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I have received a 7 day warning letter from HMRC threatening a winding up petition. What now?"

What is HMRC likely to do now? They have a number of aggressive debt collection tools available:

HMRC Letter Click to View

  • Issue a County Court Summons to get a County Court Judgment (see below)

  • Send in a Revenue officer from their Field Force or send a Bailiff after a warning of distraint (see below)

  • Issue a winding up petition following the letter

    Please click on the link about the HMRC 7 day warning letter

Want to avoid all of this? There is a great solution for your company's problem called CVA or Company Voluntary Arrangement.

A CVA is simply a deal between the insolvent company and its creditors; this deal places a legal ringfence, called a moratorium, around the company and stops creditors attacking the company.

It allows a viable but struggling company to repay some, or all, of its historic debts out of future profits, over a period of time to be agreed.

Directors stay in control of the company with KSA providing support. It can stop legal actions like HMRC actions or winding up petitions, if you use a quality, experienced advisor.

Further useful guides to CVA:

"Complete Expert's Guide" to the Company voluntary arrangement. Click for Keith Steven's unique, hugely detailed and comprehensive guide. All of Company Rescue's CVA guides and more in one 90 page PDF.

Company Voluntary Arrangement Detailed Guide - all you need to know about CVAs from framing the deal through to creditors' votes at the creditors meeting unique to KSA Group.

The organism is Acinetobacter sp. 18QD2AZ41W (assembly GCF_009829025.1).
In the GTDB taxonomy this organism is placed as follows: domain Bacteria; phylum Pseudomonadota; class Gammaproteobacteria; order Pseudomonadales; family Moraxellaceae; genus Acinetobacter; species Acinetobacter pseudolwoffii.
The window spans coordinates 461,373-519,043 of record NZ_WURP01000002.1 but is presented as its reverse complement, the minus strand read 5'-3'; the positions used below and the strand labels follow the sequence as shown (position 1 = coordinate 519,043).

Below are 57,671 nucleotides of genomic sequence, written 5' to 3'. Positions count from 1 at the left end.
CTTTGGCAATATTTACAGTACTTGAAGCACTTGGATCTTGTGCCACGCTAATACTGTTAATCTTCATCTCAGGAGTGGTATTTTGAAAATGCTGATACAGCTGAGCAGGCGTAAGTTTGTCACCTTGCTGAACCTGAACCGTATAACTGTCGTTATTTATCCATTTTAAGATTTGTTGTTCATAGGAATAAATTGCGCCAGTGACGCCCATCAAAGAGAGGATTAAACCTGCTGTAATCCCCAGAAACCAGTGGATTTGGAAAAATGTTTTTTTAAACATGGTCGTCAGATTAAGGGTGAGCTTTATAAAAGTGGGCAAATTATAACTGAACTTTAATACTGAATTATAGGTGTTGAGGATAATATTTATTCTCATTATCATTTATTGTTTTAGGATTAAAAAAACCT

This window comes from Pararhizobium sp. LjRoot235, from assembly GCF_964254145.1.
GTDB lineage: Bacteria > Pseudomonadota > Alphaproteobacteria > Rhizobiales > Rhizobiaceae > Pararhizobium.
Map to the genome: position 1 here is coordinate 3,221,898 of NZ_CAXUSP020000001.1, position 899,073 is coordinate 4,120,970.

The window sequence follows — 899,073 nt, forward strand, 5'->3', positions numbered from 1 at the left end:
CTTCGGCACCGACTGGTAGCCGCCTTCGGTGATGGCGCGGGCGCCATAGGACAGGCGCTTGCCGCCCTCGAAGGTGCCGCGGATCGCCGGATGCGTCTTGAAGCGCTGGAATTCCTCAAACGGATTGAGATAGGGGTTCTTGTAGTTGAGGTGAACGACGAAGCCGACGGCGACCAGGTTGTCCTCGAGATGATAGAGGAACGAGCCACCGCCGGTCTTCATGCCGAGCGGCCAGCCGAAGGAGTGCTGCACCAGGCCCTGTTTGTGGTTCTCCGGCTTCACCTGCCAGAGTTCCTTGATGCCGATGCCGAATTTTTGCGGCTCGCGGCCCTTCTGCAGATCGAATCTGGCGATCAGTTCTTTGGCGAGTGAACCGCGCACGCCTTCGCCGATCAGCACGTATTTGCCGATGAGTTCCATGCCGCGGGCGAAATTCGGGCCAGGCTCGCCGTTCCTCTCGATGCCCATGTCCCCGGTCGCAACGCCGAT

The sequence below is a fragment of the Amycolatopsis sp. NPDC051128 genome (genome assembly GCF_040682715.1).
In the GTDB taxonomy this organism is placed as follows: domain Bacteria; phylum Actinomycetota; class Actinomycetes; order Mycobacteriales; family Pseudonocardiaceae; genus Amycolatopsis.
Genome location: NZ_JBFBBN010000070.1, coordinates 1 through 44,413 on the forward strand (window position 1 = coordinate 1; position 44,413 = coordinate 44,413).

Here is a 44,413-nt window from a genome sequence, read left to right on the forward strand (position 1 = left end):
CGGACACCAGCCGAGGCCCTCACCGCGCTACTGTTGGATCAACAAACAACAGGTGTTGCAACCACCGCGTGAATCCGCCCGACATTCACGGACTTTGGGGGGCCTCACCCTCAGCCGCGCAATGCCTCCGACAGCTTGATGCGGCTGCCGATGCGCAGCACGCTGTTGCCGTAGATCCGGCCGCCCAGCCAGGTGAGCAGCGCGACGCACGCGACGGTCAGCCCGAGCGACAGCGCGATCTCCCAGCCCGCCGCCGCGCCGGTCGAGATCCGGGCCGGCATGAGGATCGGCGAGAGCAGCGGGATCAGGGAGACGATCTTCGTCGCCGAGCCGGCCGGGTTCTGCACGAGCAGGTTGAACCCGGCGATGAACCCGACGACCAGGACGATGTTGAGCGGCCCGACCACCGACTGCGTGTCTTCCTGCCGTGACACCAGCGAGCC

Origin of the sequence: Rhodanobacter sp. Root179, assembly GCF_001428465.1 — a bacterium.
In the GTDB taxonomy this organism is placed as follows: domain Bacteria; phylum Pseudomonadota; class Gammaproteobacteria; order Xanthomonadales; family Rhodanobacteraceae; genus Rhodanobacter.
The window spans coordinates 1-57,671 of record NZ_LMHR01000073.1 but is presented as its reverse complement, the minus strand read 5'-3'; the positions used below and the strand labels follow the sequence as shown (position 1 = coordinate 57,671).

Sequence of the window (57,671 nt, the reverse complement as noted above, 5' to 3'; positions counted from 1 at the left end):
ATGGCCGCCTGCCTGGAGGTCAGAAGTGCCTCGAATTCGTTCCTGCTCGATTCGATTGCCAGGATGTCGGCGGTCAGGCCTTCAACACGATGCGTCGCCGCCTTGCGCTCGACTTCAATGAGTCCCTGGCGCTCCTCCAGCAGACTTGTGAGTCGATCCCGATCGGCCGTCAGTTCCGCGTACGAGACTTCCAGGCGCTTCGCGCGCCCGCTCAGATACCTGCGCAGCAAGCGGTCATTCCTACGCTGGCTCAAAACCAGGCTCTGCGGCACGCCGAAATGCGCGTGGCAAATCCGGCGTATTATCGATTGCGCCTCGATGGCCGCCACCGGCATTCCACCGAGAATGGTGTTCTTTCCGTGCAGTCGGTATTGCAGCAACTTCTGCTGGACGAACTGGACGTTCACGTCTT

So what can HMRC do to collect its tax arrears?

What is a County Court Summons?

Meaning - A creditor has tried to recover their debt from your company but without success. You may have offered an informal deal but now their patience is wearing thin.

Your company may have tried to stave payment off claiming the debt is invalid or issued a counterclaim. They have issued an action to commence recovering their money in the County Court

What can I do, what should I do? - You have time to pay the claim of the creditor. Try to offer a payment deal sensibly before the action will be heard in the court. Try to do a deal or pay the debt. If you cannot pay it look at Insolvent? page. If you cannot pay it the company could be insolvent.

You can dispute the claim if it can be proven the debt is not correct. Look, carefully, at the forms for detailed instructions on how to defend the claim.

What is a County Court Judgment?

Meaning - Having pressed for payment the creditor has now got the court to agree that there is a valid claim for the money. You have 30 days from the date of the Judgment to pay in full plus any costs incurred. Otherwise the Judgment will be registered at the courts and with credit reference agencies.

Remember an outstanding Judgment is proof of a company's insolvency and allows a creditors to wind the company up. See Insolvent? for further details. There were over 220,000 CCJs issued against businesses in 2013 in the UK, so they are quite a common tool to tackle late payment offenders.